“Rosendale’s taking it for granted on the campaign as he has in Congress,” Buchanan said.

Even with the odds in his favor — the Cook Political Report’s partisan voter index rates the district R+16 — Rosendale has put up a prodigious fundraising effort, bringing in more than $2 million since the beginning of 2021 and having spent about half that, though his campaign hasn’t reported any disbursements since the end of June. Ronning, who’s running an avowedly low-budget campaign, has raised only about $134,000, and enters the campaign’s final stretch with about $23,000 on hand. Buchanan, after a late entry into the race, has raised $563,000, including a $25,000 personal loan, and still has about $221,000.

MATT ROSENDALE’S RECORD

Rosendale, a realtor by trade, came to Montana from his home state of Maryland in 2002 and bought a ranch north of Glendive, where he began to establish himself on community boards and associations. He ran for Legislature as part of a Tea Party wave in 2010 and went on to serve one state House and two state Senate terms consecutively. In his final session, he was among the Republicans who voted unsuccessfully against Medicaid expansion in Montana.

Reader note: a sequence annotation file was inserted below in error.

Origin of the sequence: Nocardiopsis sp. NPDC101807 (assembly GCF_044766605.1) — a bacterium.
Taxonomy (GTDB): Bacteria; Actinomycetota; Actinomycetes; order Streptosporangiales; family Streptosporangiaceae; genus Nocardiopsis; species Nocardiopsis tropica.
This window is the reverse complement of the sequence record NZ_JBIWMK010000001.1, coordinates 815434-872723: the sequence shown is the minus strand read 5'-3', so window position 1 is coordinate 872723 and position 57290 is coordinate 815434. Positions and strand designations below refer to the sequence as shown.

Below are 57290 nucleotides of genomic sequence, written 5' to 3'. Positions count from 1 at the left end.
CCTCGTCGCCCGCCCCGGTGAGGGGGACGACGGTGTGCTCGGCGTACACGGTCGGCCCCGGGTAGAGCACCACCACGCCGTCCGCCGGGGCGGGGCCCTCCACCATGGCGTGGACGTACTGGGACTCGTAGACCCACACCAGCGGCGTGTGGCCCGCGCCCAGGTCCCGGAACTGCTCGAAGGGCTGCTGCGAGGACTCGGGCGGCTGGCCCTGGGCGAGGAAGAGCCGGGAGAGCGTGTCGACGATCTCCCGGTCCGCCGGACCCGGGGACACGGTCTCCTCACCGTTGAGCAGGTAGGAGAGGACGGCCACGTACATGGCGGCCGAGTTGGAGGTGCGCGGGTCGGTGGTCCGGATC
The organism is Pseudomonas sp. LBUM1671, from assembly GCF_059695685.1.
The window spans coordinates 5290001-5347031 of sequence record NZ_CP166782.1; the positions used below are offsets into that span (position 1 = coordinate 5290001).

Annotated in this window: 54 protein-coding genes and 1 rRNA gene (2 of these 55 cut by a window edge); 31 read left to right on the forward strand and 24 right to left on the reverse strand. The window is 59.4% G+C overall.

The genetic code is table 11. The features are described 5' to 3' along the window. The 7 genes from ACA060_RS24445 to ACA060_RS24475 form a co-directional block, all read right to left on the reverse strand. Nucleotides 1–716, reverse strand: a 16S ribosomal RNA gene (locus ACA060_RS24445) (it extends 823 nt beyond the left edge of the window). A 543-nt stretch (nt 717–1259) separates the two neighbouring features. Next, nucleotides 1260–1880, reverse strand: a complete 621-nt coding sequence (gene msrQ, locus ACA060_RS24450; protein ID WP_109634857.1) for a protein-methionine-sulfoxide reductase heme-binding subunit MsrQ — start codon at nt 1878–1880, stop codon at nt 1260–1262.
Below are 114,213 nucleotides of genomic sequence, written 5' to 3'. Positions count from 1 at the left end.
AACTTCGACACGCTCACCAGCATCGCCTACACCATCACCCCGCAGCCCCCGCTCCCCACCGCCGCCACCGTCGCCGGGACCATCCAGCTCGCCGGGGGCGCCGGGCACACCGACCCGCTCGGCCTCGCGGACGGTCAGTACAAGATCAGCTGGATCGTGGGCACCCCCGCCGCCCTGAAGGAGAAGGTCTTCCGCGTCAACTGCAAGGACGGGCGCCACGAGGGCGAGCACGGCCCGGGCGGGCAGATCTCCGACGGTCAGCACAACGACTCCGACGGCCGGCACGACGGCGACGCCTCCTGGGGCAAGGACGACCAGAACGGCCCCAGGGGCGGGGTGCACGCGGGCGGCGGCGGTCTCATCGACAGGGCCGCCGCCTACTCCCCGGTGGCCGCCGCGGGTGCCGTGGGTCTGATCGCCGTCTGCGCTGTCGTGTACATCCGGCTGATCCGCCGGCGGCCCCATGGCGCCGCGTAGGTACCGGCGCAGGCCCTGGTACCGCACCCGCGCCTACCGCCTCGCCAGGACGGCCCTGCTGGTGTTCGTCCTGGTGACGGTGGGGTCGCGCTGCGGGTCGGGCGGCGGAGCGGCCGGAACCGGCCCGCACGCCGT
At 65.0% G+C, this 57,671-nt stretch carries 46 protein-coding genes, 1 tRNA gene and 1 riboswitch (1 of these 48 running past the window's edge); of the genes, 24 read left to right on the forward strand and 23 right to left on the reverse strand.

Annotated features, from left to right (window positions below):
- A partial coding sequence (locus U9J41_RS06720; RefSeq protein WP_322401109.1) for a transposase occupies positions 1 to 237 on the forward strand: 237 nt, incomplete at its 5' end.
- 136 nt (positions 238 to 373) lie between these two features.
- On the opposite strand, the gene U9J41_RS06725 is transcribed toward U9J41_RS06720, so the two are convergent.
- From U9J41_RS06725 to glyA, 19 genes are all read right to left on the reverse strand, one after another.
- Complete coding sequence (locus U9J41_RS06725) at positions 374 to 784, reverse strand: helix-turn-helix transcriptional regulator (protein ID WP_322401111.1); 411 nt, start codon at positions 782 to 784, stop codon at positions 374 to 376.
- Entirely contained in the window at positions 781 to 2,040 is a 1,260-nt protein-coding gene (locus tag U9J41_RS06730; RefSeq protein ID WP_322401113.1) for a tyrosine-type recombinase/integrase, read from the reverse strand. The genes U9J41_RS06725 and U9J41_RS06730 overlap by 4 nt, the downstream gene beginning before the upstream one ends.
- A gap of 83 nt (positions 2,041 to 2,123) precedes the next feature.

In 2014 he ran for Congress but, along with future Secretary of State Corey Stapleton and Superintendent of Public Instruction Elsie Arntzen, fell in the primary to Ryan Zinke, who went on to win the seat and is now running for the state’s new western district House seat. Rosendale positioned himself on the right flank of the field, attacking Zinke for his comparatively moderate view on abortion restrictions. One campaign ad depicted Rosendale shooting a “government drone” out of the sky.

U.S. Rep. Matt Rosendale receives a call from former President Donald Trump Nov. 15, 2021 notifying him of Trump’s decision to endorse Rosendale’s 2022 re-election bid Credit: Courtesy Matt Rosendale

His next act came in 2016, when he successfully ran for Montana state auditor — often a starter office for candidates with broader political ambitions. As auditor, he cut operating costs, shrank the agency and scored a policy win with the establishment of a reinsurance program that helped stabilize coverage costs. The program was made possible by waivers established under the Affordable Care Act, which Rosendale has since shown enthusiasm to repeal.